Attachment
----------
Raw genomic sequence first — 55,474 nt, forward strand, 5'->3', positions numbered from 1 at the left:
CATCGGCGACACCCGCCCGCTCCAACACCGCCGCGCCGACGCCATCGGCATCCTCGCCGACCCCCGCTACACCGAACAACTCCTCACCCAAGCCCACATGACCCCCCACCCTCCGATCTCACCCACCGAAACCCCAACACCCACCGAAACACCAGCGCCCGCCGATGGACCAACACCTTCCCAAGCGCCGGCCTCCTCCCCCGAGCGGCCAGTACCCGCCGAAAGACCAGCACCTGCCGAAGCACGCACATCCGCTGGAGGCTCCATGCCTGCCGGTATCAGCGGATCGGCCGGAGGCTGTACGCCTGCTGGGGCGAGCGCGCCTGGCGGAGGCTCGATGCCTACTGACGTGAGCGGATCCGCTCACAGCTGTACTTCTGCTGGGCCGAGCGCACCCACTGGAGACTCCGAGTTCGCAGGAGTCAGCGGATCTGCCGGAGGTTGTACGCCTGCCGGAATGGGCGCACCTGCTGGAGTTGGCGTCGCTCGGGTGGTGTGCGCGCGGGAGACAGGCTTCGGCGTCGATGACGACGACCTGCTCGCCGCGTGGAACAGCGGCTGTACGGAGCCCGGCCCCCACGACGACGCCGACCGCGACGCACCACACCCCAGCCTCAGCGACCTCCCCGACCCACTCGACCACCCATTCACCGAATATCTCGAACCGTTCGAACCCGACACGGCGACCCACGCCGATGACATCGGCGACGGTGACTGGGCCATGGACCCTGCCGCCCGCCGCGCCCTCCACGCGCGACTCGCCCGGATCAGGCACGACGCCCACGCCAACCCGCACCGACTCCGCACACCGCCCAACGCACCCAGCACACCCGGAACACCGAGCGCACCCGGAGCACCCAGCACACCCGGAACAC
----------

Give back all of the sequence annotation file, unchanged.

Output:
Raw genomic sequence first — 55,474 nt, forward strand, 5'->3', positions numbered from 1 at the left:
CATCGGCGACACCCGCCCGCTCCAACACCGCCGCGCCGACGCCATCGGCATCCTCGCCGACCCCCGCTACACCGAACAACTCCTCACCCAAGCCCACATGACCCCCCACCCTCCGATCTCACCCACCGAAACCCCAACACCCACCGAAACACCAGCGCCCGCCGATGGACCAACACCTTCCCAAGCGCCGGCCTCCTCCCCCGAGCGGCCAGTACCCGCCGAAAGACCAGCACCTGCCGAAGCACGCACATCCGCTGGAGGCTCCATGCCTGCCGGTATCAGCGGATCGGCCGGAGGCTGTACGCCTGCTGGGGCGAGCGCGCCTGGCGGAGGCTCGATGCCTACTGACGTGAGCGGATCCGCTCACAGCTGTACTTCTGCTGGGCCGAGCGCACCCACTGGAGACTCCGAGTTCGCAGGAGTCAGCGGATCTGCCGGAGGTTGTACGCCTGCCGGAATGGGCGCACCTGCTGGAGTTGGCGTCGCTCGGGTGGTGTGCGCGCGGGAGACAGGCTTCGGCGTCGATGACGACGACCTGCTCGCCGCGTGGAACAGCGGCTGTACGGAGCCCGGCCCCCACGACGACGCCGACCGCGACGCACCACACCCCAGCCTCAGCGACCTCCCCGACCCACTCGACCACCCATTCACCGAATATCTCGAACCGTTCGAACCCGACACGGCGACCCACGCCGATGACATCGGCGACGGTGACTGGGCCATGGACCCTGCCGCCCGCCGCGCCCTCCACGCGCGACTCGCCCGGATCAGGCACGACGCCCACGCCAACCCGCACCGACTCCGCACACCGCCCAACGCACCCAGCACACCCGGAACACCGAGCGCACCCGGAGCACCCAGCACACCCGGAACAC